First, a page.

The Japanese CAD software showed a higher specificity and accuracy compared to the European CAD software [81 vs. 57 % (p < 0.05) and 82 vs. 61 % (p < 0.05), respectively]. The sensitivity was 90 % for the Japanese CAD software and 83 % for the European CAD software (n.s).
The CAD software trained with a Japanese database showed significantly higher performance than the corresponding CAD software trained with a European database for the analysis of bone scans from Japanese patients. These results could at least partly be caused by the physical differences between Japanese and European patients resulting in less influence of attenuation in Japanese patients and possible different judgement of count intensities of hot spots.
Computer-aided diagnosis; Bone scintigram; Bone metastases; Artificial neural networks
It is important that referring physicians and other treating clinicians properly understand the final reports from diagnostic tests. The aim of the study was to investigate whether referring physicians interpret a final report for a myocardial perfusion scintigraphy (MPS) test in the same way that the reading nuclear medicine physician intended.
After viewing final reports containing only typical clinical verbiage and images, physicians in nuclear medicine and referring physicians (physicians in cardiology, internal medicine, and general practitioners) independently classified 60 MPS tests for the presence versus absence of ischemia/infarction according to objective grades of 1–5 (1 = No ischemia/infarction, 2 = Probably no ischemia/infarction 3 = Equivocal, 4 = Probable ischemia/infarction, and 5 = Certain ischemia/infarction). When ischemia and/or infarction were thought to be present in the left ventricle, all physicians were also asked to mark the involved segments based on the 17-segment model.
There was good diagnostic agreement between physicians in nuclear medicine and referring physicians when assessing the general presence versus absence of both ischemia and infarction (median squared kappa coefficient of 0.92 for both). However, when using the 17-segment model, compared to the physicians in nuclear medicine, 12 of 23 referring physicians underestimated the extent of ischemic area while 6 underestimated and 1 overestimated the extent of infarcted area.
Whereas referring physicians gain a good understanding of the general presence versus absence of ischemia and infarction from MPS test reports, they often underestimate the extent of any ischemic or infarcted areas. This may have adverse clinical consequences and thus the language in final reports from MPS tests might be further improved and standardized.
Structured reporting; Ischemic heart disease; 99mTc MPS; Infarction; Ischemia
Changes in maximum standardised uptake values (SUVmax) between serial PET/CT studies are used to determine disease progression or regression in oncologic patients. To measure these changes manually can be time consuming in a clinical routine. A semi-automatic method for calculation of SUVmax in serial PET/CT studies was developed and compared to a conventional manual method. The semi-automatic method first aligns the serial PET/CT studies based on the CT images. Thereafter, the reader selects an abnormal lesion in one of the PET studies. After this manual step, the program automatically detects the corresponding lesion in the other PET study, segments the two lesions and calculates the SUVmax in both studies as well as the difference between the SUVmax values. The results of the semi-automatic analysis were compared to that of a manual SUVmax analysis using a Philips PET/CT workstation. Three readers did the SUVmax readings in both methods. Sixteen patients with lung cancer or lymphoma who had undergone two PET/CT studies were included. There were a total of 26 lesions.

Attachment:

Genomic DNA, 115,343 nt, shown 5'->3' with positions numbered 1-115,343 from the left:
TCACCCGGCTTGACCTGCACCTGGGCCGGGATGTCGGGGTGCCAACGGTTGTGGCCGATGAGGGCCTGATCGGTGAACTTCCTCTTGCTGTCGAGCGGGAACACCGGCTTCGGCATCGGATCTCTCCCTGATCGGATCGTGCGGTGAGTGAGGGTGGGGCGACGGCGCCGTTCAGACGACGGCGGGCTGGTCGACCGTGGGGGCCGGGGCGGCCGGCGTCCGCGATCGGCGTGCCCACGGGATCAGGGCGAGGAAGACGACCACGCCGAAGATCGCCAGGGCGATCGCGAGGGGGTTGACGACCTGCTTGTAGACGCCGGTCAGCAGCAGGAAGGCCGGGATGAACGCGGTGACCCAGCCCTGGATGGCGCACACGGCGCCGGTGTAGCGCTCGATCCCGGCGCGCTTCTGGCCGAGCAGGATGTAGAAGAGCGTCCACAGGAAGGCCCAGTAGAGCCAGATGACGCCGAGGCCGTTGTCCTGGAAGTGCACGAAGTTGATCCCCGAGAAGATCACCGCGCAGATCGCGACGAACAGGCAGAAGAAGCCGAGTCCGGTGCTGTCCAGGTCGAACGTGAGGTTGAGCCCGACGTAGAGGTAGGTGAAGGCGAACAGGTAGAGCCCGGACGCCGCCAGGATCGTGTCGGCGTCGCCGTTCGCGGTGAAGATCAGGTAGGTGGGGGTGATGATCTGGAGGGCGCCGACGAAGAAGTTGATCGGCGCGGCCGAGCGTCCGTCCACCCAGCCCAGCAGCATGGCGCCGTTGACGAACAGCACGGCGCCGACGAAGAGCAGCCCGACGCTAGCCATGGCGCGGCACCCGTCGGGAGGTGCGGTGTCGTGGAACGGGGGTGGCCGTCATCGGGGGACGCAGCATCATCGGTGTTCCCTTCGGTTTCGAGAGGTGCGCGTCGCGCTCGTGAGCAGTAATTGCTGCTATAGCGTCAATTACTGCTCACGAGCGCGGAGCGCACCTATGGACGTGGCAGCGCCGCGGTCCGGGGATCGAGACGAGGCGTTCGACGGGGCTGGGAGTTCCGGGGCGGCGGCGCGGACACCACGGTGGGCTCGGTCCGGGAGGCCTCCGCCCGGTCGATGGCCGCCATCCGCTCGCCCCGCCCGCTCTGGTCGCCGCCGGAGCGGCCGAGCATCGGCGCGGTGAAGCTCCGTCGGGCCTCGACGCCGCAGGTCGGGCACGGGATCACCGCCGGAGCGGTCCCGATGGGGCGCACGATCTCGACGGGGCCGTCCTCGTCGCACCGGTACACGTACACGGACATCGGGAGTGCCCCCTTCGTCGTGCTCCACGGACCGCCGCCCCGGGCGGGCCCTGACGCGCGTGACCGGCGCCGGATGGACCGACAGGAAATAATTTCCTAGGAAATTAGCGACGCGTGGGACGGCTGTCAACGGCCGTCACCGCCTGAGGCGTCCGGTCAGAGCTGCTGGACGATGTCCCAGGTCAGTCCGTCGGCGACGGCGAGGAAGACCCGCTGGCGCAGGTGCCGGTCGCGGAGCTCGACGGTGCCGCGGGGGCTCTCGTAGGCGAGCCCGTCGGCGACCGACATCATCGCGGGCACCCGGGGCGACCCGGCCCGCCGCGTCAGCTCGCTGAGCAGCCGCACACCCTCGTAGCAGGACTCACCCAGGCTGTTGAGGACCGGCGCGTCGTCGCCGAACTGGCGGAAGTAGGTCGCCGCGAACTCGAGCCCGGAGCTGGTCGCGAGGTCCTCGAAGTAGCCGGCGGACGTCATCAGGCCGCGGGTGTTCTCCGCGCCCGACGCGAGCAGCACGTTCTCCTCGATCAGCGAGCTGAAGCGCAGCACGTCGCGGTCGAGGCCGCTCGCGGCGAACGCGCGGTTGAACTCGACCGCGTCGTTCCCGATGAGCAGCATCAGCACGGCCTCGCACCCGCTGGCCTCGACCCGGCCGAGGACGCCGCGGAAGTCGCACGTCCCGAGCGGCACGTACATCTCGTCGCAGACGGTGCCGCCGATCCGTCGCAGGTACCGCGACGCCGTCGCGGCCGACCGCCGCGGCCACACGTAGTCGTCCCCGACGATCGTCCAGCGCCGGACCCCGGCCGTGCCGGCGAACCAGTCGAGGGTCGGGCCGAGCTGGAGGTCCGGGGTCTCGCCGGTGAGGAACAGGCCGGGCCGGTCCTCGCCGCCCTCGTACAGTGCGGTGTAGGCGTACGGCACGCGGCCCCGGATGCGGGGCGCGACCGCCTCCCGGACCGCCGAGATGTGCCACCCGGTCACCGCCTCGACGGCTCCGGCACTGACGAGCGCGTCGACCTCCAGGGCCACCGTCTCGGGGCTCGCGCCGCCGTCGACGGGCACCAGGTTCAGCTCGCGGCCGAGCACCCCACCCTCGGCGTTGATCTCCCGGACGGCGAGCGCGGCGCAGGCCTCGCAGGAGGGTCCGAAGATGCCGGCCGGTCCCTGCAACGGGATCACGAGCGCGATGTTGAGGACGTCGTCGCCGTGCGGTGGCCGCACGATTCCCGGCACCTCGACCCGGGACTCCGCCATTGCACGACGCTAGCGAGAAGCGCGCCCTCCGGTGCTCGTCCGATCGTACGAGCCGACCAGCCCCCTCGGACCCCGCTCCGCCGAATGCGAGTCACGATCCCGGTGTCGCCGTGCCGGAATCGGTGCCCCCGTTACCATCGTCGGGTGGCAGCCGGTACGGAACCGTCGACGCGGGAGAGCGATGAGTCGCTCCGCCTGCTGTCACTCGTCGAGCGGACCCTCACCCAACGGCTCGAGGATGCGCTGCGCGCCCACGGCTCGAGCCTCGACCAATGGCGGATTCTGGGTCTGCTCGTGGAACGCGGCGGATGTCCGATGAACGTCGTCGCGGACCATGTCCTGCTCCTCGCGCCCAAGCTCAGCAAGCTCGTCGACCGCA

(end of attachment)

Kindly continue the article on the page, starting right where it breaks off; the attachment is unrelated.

Linear regression analysis of changes in SUVmax show that intercepts and slopes are close to the line of identity for all readers (reader 1: intercept = 1.02, R2 = 0.96; reader 2: intercept = 0.97, R2 = 0.98; reader 3: intercept = 0.99, R2 = 0.98). Manual and semi-automatic method agreed in all cases whether SUVmax had increased or decreased between the serial studies. The average time to measure SUVmax changes in two serial PET/CT examinations was four to five times longer for the manual method compared to the semi-automatic method for all readers (reader 1: 53.7 vs. 10.5 s; reader 2: 27.3 vs. 6.9 s; reader 3: 47.5 vs. 9.5 s; p < 0.001 for all).
Good agreement was shown in assessment of SUVmax changes between manual and semi-automatic method. The semi-automatic analysis was four to five times faster to perform than the manual analysis. These findings show the feasibility of using semi-automatic methods for calculation of SUVmax in clinical routine and encourage further development of programs using this type of methods.
Image analysis; Radionuclide imaging; Quantification
Pre-hospital electrocardiogram (ECG) transmission to an expert for interpretation and triage reduces time to acute percutaneous coronary intervention (PCI) in patients with ST elevation Myocardial Infarction (STEMI). In order to detect all STEMI patients, the ECG should be transmitted in all cases of suspected acute cardiac ischemia. The aim of this study was to examine the ability of an artificial neural network (ANN) to safely reduce the number of ECGs transmitted by identifying patients without STEMI and patients not needing acute PCI.